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Caring for looked after children from the perspectives of foster carers and social workers

Research output: ThesisDoctoral Thesis

  • Kate Houlihan
Publication date2014
Number of pages175
Awarding Institution
Place of PublicationLancaster
  • Lancaster University
<mark>Original language</mark>English


This thesis explores the provision of care for looked after children from the perspectives of foster carers and social workers. It comprises of a literature review, a research paper, a critical appraisal of the research, and an ethics section.
The literature review aimed to explore the psychological needs of foster carers and how these needs may be met. A meta-ethnographic method was used to analyse and synthesise 21 qualitative research papers that addressed this topic. Five key themes were identified: the emotional experience of being a foster carer; being a ‘parent’ without parental rights; attachment and loss; value and frustration: two sides of professional support; and being truly understood: the value of peer support. The findings are discussed in relation to psychological theory and other research in this field. A number of clinical implications are discussed, along with recommendations for further research.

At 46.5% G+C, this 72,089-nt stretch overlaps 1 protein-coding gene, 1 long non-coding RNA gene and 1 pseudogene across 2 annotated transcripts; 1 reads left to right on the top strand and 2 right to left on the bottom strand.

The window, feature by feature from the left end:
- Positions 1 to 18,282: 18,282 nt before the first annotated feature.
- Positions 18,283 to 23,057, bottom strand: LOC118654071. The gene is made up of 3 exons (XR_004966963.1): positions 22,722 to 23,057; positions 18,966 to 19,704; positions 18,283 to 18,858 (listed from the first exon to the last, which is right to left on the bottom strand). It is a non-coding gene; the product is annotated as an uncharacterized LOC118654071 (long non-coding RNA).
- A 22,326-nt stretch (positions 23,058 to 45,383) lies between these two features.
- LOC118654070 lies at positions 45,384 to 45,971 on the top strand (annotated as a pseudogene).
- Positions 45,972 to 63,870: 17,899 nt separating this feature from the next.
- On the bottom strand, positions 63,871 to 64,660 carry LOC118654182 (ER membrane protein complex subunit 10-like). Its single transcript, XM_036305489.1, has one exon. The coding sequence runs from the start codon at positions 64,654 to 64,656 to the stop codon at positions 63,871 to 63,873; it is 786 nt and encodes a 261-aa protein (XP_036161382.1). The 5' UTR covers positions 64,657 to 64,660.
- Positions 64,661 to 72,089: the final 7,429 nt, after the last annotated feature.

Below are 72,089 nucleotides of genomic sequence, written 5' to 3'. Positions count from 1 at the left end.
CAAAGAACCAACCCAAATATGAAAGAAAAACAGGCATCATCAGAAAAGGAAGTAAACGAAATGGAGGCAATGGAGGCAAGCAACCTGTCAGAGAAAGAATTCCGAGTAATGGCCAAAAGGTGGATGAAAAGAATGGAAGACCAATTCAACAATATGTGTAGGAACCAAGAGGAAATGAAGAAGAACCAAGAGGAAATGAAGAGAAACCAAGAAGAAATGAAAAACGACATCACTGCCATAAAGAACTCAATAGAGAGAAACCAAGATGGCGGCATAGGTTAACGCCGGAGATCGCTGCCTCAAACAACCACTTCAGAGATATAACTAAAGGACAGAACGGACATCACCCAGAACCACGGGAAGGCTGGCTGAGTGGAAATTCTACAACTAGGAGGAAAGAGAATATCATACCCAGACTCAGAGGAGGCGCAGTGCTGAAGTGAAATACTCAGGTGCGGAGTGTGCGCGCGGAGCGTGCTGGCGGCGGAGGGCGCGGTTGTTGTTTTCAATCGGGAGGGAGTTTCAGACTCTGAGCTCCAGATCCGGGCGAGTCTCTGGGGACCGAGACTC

The research paper aimed to explore social workers’ experiences of psychological consultation around their work with looked after children. Eight social workers participated in semi-structured interviews, in which they were asked to reflect upon their experiences of psychological consultation. All interviews were transcribed and then analysed using interpretative phenomenological analysis. Four themes were identified: An alternative perspective: Seeking expertise; A dual-purpose: consultation for families and the self; Consultation as a lifeline: The final chance; and Validation and acknowledgement: The psychological experience of consultation. The findings are discussed within the context of psychological theory and national policy around the care of looked after children. A number of clinical implications are highlighted and the role of clinical psychologists in the support of social workers is discussed. Recommendations for further research in this area are outlined.
The critical appraisal provides a reflective discussion of the research project. Issues relating to research design and researcher reflexivity are discussed.